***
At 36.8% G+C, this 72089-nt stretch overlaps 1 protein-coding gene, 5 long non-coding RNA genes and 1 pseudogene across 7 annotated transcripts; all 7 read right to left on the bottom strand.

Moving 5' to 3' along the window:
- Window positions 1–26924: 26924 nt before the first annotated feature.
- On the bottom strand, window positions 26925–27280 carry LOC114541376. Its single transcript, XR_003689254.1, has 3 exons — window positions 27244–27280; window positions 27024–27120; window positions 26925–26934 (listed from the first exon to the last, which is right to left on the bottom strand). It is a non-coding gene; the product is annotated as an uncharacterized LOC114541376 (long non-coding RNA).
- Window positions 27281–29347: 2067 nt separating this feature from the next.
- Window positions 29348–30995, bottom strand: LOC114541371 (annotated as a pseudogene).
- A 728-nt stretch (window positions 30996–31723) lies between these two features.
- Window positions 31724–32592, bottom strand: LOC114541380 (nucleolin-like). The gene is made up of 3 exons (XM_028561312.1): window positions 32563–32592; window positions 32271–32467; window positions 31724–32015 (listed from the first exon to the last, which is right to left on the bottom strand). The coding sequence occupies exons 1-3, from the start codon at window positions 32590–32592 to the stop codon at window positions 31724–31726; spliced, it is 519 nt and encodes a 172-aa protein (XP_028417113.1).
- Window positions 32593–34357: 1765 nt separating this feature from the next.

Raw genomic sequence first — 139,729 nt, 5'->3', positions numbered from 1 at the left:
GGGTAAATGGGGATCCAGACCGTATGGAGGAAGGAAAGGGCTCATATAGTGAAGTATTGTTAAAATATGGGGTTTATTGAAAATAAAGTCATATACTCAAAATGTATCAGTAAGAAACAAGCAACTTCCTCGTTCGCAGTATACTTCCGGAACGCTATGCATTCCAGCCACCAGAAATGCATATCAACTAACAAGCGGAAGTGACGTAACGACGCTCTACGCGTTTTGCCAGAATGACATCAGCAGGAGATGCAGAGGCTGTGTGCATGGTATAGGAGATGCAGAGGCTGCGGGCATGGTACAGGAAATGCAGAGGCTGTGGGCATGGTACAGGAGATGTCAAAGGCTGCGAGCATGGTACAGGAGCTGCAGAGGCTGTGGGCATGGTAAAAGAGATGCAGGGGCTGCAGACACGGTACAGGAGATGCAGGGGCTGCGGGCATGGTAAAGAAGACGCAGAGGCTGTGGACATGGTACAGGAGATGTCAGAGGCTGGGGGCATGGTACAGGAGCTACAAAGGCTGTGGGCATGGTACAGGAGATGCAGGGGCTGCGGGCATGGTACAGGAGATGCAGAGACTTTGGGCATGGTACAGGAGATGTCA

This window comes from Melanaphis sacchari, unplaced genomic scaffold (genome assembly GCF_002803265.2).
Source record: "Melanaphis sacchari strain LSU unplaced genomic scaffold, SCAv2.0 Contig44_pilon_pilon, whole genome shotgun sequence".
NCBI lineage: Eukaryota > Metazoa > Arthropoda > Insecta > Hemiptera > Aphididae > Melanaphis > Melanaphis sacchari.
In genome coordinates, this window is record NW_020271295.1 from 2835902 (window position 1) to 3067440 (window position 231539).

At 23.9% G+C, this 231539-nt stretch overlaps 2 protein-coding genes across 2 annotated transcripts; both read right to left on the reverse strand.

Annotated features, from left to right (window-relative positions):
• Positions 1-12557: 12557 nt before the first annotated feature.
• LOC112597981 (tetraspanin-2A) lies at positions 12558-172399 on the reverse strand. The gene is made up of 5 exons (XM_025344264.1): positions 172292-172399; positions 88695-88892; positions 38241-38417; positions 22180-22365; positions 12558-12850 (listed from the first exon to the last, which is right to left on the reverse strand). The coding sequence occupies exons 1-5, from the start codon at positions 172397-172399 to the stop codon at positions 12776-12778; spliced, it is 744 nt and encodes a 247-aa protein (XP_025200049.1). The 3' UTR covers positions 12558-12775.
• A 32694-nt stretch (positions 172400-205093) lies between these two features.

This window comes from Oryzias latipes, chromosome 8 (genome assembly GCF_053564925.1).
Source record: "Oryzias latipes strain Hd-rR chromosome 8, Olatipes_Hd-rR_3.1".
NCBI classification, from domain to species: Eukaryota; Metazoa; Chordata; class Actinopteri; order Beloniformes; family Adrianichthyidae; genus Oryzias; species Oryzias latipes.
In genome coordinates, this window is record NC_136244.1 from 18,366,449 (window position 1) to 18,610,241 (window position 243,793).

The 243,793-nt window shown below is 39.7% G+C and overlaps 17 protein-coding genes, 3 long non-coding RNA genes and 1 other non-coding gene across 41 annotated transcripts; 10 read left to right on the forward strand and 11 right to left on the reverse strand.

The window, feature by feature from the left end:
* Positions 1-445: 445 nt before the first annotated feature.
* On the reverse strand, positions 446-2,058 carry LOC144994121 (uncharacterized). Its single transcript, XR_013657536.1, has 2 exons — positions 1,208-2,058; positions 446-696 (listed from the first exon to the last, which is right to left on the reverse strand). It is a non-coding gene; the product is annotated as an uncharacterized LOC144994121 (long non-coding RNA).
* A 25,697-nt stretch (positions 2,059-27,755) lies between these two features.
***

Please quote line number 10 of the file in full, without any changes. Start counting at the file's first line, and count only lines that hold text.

Raw genomic sequence first — 139,729 nt, 5'->3', positions numbered from 1 at the left: